I don't think I've ever told anyone about these feelings. I don't want others to worry because the first thing anyone thinks when you tell them you have thoughts about hurting or killing yourself is that you're absolutely going to do it and they begin to panic. Yes, I have suicidal thoughts, but I don't want to die.

It's a confusing feeling, it's a scary feeling.

When the depression takes over you feel like you aren't in control. It's like you're drowning.

Every bad memory, every single thing that hurt you, every bad thing you've ever done comes back and grabs you by the ankle and drags you back under the water just as you're about the reach the surface. It's suffocating and not being able to do anything about it.

The hardest part is you never know when these thoughts are going to come. Some days you're just so happy and can't believe how good your life is, and the very next day you could be alone in a dark room unable to see because of the tears welling up in your eyes and thinking you'd be better off dead. You feel alone, you feel like a burden to everyone around you, you feel like the world would be better off without you. I wish it was something I could just turn off but I can't, no matter how hard I try.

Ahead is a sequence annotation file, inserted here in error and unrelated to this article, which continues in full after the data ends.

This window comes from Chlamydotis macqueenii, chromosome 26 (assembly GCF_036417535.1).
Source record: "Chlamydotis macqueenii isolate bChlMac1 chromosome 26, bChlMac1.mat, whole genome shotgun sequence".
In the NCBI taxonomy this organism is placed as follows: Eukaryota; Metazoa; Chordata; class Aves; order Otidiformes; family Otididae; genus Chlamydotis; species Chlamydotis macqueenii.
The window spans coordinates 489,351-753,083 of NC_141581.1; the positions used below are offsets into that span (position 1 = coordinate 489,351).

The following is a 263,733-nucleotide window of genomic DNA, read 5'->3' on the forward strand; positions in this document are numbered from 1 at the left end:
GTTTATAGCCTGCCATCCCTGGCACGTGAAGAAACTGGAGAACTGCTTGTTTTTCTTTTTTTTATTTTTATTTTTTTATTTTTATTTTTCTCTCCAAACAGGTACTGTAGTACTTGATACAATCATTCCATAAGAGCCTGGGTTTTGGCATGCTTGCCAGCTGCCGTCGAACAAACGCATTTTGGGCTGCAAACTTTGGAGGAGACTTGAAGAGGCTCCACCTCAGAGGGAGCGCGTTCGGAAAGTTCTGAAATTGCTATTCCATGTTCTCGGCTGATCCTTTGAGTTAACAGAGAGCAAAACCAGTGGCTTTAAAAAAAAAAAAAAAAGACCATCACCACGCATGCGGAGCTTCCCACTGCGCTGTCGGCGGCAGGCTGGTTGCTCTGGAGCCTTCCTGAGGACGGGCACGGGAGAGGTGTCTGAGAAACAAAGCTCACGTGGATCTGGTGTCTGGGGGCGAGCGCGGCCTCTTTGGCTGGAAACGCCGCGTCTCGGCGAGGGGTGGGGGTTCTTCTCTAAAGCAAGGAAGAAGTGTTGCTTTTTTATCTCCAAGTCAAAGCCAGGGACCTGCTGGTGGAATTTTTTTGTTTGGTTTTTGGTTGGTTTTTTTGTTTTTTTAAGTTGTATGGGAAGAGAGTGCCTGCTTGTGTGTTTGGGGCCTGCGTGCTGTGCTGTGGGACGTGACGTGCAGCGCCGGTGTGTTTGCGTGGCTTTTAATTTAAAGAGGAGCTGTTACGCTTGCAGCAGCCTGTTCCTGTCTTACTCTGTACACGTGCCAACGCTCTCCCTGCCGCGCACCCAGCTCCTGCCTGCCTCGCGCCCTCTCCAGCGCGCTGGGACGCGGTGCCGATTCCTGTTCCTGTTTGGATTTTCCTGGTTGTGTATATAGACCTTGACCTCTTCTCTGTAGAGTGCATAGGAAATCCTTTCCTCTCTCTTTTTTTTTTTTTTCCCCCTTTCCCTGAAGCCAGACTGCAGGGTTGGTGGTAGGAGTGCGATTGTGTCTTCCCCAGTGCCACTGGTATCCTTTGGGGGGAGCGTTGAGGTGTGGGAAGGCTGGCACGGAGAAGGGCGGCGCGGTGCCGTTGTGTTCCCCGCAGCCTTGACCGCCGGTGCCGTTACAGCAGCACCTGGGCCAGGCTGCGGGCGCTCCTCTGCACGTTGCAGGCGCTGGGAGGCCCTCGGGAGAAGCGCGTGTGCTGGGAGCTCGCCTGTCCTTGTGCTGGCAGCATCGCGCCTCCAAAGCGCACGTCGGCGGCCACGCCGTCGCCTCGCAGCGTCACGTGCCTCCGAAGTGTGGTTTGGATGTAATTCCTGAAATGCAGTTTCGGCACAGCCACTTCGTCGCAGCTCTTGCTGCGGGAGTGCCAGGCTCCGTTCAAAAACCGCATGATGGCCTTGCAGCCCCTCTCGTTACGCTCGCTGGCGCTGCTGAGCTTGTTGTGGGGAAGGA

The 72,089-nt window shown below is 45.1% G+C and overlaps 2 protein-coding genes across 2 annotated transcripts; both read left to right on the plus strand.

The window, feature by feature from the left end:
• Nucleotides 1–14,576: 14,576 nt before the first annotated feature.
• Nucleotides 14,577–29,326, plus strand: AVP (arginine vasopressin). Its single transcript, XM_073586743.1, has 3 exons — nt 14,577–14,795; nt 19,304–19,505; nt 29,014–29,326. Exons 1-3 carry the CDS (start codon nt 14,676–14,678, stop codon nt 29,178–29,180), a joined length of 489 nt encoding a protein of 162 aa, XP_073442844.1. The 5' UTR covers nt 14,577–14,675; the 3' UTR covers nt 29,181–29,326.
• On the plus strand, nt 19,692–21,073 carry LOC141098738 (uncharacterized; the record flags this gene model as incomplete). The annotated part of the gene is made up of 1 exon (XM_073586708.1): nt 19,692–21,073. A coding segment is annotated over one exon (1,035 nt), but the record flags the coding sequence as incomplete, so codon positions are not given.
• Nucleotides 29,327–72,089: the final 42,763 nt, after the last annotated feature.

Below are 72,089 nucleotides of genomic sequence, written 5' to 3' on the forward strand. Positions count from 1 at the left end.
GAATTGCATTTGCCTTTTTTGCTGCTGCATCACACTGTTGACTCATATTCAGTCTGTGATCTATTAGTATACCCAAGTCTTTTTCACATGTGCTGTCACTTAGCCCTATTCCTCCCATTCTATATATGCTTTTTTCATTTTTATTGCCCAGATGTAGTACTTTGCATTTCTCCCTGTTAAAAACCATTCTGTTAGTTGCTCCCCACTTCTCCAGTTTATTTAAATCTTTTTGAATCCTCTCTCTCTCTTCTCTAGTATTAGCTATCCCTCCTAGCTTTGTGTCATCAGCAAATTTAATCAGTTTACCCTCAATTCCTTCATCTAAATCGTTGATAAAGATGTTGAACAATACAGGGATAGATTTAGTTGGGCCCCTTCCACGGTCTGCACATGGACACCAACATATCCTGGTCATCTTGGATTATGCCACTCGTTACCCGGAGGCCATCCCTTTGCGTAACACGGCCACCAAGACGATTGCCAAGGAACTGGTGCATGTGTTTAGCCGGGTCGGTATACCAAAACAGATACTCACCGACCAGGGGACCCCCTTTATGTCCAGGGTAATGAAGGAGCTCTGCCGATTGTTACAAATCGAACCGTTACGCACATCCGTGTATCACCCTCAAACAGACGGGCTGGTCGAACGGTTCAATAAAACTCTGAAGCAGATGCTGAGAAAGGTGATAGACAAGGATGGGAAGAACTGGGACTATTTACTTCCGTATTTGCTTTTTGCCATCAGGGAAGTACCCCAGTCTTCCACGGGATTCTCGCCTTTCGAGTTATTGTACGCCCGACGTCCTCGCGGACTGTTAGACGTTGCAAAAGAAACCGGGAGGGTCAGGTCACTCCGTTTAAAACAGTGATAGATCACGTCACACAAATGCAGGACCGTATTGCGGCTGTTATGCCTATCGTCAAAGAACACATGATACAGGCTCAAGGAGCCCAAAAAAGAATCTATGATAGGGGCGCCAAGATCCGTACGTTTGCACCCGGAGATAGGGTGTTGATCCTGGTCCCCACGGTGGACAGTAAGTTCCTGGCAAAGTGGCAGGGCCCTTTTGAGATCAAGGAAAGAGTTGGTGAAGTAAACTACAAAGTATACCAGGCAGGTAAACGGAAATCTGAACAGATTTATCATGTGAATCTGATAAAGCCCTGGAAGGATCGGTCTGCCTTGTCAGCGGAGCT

These feelings come in waves.

It feels like you're swimming and the sun is shining and you're having a great time until a wave comes and sucks you under into the darkness of the water. No matter how hard you try to reach the surface again a new wave comes and hits you back under again, and again, and again.

And then it just stops.

But you never know when the next wave is going to come. You never know when you're going to be sucked back under.

I always wondered if I was the only one like this.

It didn't make any sense to me, how did I think about suicide so often but not want to die? But I was thinking about it in black and white, I thought I wasn't allowed to have those feelings since I wasn't going to act on them. But then I read articles much like this one and I realized I'm not the only one. Suicidal thoughts aren't black and white, and my feelings are valid.